Take a breath, and get ready for trial and tribulations
If you are among the 86% of Americans who believe that our polarizing political environment represents a threat to our country, get ready; it's about to get worse. The announcement this Tuesday by House Speaker Nancy Pelosi that "the House of Representatives is moving forward with an official impeachment inquiry, (and I am) directing our six committees to proceed with their investigations under that umbrella of impeachment inquiry," is one that many Democrats have been yearning for since President Donald Trump was elected in November 2016.
Pelosi was probably not happy when a Quinnipiac University poll (surveying 1,337 registered voters nationwide from Sept.19-23) released the next day that only 37% of voters supported an impeachment of Trump, with a clear majority of 57% saying Trump should not be impeached. While she may have made the base of the Democratic Party happy, her decision to proceed will not expand that base.
Many Republicans have concluded that the impeachment inquiry is a sign that Democrats in Congress are losing their minds; they predict that the resulting blowback will hurt the Democrats.
On Wednesday, the White House released the transcript of Trump's call with Ukrainian President Volodymyr Zelensky. While it did involve discussion of an investigation into potential corruption by Hunter Biden, son of Democratic primary presidential candidate Joe Biden, and a Ukrainian company, there was no quid pro quo.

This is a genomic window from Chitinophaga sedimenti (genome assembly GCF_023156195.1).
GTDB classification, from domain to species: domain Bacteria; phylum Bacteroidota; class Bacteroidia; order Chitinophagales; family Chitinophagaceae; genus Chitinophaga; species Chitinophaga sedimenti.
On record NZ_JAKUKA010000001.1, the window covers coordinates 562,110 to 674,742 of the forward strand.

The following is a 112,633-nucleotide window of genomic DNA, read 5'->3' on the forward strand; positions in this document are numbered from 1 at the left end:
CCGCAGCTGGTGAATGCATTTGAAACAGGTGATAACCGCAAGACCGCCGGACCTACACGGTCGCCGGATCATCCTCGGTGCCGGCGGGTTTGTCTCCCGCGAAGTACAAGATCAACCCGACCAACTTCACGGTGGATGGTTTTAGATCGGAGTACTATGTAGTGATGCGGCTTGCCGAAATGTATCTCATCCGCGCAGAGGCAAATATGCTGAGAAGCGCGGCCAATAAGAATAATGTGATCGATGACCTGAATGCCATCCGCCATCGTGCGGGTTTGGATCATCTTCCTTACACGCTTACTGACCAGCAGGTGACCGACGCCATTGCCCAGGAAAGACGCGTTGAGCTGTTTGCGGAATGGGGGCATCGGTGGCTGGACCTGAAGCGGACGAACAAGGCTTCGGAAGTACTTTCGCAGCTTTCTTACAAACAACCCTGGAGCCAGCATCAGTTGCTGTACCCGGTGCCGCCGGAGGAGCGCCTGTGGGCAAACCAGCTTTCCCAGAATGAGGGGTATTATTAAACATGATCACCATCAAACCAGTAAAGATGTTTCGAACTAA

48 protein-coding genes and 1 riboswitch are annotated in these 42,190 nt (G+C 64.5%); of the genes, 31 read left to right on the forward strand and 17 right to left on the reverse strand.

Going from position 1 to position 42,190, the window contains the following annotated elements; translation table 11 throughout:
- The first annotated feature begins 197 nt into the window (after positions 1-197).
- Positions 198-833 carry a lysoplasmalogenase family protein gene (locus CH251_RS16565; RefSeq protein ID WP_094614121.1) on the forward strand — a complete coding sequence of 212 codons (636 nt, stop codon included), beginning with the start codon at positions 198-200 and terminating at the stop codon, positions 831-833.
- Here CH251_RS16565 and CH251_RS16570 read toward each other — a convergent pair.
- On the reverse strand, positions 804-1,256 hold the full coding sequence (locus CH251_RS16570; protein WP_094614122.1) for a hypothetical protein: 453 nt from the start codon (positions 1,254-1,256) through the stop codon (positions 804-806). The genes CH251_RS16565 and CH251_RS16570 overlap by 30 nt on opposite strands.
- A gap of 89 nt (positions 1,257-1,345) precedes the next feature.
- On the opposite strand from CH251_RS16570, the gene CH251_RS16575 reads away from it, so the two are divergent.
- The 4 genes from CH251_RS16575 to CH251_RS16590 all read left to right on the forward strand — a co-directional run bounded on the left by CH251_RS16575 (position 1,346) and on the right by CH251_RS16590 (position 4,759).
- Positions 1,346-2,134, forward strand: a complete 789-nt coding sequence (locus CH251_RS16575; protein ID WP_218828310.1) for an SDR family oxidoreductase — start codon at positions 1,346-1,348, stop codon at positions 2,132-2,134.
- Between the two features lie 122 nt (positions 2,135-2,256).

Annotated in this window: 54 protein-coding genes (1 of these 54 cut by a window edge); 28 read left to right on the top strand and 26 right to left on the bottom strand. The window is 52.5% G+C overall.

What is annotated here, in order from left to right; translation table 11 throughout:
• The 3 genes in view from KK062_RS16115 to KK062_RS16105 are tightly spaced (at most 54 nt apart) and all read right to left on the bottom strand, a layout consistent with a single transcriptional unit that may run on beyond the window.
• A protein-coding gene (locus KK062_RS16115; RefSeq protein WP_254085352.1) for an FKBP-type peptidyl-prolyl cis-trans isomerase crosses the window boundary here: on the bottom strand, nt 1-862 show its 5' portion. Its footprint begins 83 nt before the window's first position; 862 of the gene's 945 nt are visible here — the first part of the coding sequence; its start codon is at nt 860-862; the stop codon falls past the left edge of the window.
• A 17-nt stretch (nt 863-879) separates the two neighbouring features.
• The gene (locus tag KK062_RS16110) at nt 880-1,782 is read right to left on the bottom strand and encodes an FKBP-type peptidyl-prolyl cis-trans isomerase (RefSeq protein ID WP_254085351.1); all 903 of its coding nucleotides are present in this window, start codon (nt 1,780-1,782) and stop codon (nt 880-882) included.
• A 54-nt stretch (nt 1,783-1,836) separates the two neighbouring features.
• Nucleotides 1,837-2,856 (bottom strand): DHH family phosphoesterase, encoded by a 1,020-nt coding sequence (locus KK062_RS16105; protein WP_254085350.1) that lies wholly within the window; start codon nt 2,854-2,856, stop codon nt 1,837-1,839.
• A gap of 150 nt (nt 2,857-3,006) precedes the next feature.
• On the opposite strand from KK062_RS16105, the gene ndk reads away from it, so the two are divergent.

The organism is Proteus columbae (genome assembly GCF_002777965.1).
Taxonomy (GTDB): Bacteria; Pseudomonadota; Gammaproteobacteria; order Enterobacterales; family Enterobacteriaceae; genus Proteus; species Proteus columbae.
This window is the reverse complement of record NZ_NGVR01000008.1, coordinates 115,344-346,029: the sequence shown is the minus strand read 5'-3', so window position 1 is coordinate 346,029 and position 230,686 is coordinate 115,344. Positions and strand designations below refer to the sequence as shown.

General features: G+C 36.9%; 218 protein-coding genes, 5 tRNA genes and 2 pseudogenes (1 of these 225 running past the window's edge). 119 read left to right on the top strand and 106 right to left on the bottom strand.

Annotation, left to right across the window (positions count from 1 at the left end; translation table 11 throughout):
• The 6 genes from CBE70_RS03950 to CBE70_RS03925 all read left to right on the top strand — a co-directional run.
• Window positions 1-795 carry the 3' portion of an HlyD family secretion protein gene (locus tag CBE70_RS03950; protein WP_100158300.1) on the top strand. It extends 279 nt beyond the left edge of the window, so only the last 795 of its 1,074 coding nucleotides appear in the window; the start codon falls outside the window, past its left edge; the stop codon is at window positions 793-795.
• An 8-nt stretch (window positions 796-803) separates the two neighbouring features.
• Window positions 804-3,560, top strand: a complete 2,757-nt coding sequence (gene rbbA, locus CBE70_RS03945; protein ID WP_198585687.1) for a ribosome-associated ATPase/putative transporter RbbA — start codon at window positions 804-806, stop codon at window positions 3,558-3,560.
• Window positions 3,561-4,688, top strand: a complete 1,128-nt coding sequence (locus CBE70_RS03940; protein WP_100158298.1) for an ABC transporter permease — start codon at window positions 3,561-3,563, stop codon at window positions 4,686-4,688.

You might be wondering how we got to this process. It started with the election of Trump.
Unable to come to grips with the reality that a New York developer, reality TV star and self-promoter had been elected president on Nov. 8, 2016, many Democrats took the next day off to console themselves.
While many on the right made fun of those who asked for days off, looked for safe spaces or hid in bathroom stalls for a quick cry, Republicans might have been better off if we had simply slowed down, asked them why they were concerned and listened to their responses.
Maybe we might have understood their fears, concerns or dislikes -- even if we did not agree with them. This understanding might have allowed us to change our strategic communications strategy. It might have left those we engaged with feeling heard and respected.
Instead, many of us made fun of them and cheered the Republicans' victory.
Then we had years of the Russia investigation, which turned up nothing.